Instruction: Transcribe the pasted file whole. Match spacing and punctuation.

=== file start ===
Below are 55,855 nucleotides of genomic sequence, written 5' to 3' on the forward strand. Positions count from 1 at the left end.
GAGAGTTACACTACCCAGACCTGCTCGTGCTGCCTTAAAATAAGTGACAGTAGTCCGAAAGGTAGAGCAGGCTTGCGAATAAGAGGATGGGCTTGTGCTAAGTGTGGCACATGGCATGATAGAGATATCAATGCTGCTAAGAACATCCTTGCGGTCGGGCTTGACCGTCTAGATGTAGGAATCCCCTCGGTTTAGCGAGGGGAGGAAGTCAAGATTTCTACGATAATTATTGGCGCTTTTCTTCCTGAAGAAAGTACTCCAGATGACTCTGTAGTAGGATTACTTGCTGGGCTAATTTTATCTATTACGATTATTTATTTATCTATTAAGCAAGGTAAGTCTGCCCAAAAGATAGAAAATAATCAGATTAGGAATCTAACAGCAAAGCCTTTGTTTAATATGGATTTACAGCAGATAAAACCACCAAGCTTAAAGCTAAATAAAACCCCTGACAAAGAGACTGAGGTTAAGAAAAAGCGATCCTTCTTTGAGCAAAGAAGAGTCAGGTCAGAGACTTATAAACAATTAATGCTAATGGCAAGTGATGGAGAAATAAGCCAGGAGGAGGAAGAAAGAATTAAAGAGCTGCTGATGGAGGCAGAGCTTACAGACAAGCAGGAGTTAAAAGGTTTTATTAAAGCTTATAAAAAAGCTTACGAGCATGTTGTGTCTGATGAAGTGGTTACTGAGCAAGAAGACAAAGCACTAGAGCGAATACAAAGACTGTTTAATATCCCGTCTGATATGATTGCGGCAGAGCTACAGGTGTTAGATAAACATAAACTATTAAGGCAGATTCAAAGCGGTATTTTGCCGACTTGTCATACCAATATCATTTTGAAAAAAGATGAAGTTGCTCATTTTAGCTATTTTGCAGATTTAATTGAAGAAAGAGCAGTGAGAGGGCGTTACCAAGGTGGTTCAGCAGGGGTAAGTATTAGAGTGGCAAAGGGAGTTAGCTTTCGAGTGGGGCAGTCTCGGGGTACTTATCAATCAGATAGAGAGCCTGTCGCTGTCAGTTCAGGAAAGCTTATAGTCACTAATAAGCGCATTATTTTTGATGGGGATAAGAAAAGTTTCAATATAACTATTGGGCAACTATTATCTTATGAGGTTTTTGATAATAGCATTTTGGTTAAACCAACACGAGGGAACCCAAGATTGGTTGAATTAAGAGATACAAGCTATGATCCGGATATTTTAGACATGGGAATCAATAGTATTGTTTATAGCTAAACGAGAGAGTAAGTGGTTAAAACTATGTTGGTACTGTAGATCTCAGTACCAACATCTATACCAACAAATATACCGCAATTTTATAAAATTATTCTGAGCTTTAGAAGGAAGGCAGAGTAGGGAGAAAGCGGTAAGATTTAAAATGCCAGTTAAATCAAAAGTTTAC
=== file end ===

Below are 55,855 nucleotides of genomic sequence, written 5' to 3' on the forward strand. Positions count from 1 at the left end.
GAGAGTTACACTACCCAGACCTGCTCGTGCTGCCTTAAAATAAGTGACAGTAGTCCGAAAGGTAGAGCAGGCTTGCGAATAAGAGGATGGGCTTGTGCTAAGTGTGGCACATGGCATGATAGAGATATCAATGCTGCTAAGAACATCCTTGCGGTCGGGCTTGACCGTCTAGATGTAGGAATCCCCTCGGTTTAGCGAGGGGAGGAAGTCAAGATTTCTACGATAATTATTGGCGCTTTTCTTCCTGAAGAAAGTACTCCAGATGACTCTGTAGTAGGATTACTTGCTGGGCTAATTTTATCTATTACGATTATTTATTTATCTATTAAGCAAGGTAAGTCTGCCCAAAAGATAGAAAATAATCAGATTAGGAATCTAACAGCAAAGCCTTTGTTTAATATGGATTTACAGCAGATAAAACCACCAAGCTTAAAGCTAAATAAAACCCCTGACAAAGAGACTGAGGTTAAGAAAAAGCGATCCTTCTTTGAGCAAAGAAGAGTCAGGTCAGAGACTTATAAACAATTAATGCTAATGGCAAGTGATGGAGAAATAAGCCAGGAGGAGGAAGAAAGAATTAAAGAGCTGCTGATGGAGGCAGAGCTTACAGACAAGCAGGAGTTAAAAGGTTTTATTAAAGCTTATAAAAAAGCTTACGAGCATGTTGTGTCTGATGAAGTGGTTACTGAGCAAGAAGACAAAGCACTAGAGCGAATACAAAGACTGTTTAATATCCCGTCTGATATGATTGCGGCAGAGCTACAGGTGTTAGATAAACATAAACTATTAAGGCAGATTCAAAGCGGTATTTTGCCGACTTGTCATACCAATATCATTTTGAAAAAAGATGAAGTTGCTCATTTTAGCTATTTTGCAGATTTAATTGAAGAAAGAGCAGTGAGAGGGCGTTACCAAGGTGGTTCAGCAGGGGTAAGTATTAGAGTGGCAAAGGGAGTTAGCTTTCGAGTGGGGCAGTCTCGGGGTACTTATCAATCAGATAGAGAGCCTGTCGCTGTCAGTTCAGGAAAGCTTATAGTCACTAATAAGCGCATTATTTTTGATGGGGATAAGAAAAGTTTCAATATAACTATTGGGCAACTATTATCTTATGAGGTTTTTGATAATAGCATTTTGGTTAAACCAACACGAGGGAACCCAAGATTGGTTGAATTAAGAGATACAAGCTATGATCCGGATATTTTAGACATGGGAATCAATAGTATTGTTTATAGCTAAACGAGAGAGTAAGTGGTTAAAACTATGTTGGTACTGTAGATCTCAGTACCAACATCTATACCAACAAATATACCGCAATTTTATAAAATTATTCTGAGCTTTAGAAGGAAGGCAGAGTAGGGAGAAAGCGGTAAGATTTAAAATGCCAGTTAAATCAAAAGTTTAC